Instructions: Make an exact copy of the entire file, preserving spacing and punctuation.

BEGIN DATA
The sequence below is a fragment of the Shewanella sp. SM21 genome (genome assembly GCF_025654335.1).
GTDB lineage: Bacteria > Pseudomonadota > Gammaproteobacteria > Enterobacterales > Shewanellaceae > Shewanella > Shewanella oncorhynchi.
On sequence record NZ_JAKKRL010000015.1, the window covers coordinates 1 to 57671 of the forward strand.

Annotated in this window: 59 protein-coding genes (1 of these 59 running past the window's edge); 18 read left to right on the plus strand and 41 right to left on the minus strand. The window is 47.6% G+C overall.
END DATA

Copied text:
The sequence below is a fragment of the Shewanella sp. SM21 genome (genome assembly GCF_025654335.1).
GTDB lineage: Bacteria > Pseudomonadota > Gammaproteobacteria > Enterobacterales > Shewanellaceae > Shewanella > Shewanella oncorhynchi.
On sequence record NZ_JAKKRL010000015.1, the window covers coordinates 1 to 57671 of the forward strand.

Annotated in this window: 59 protein-coding genes (1 of these 59 running past the window's edge); 18 read left to right on the plus strand and 41 right to left on the minus strand. The window is 47.6% G+C overall.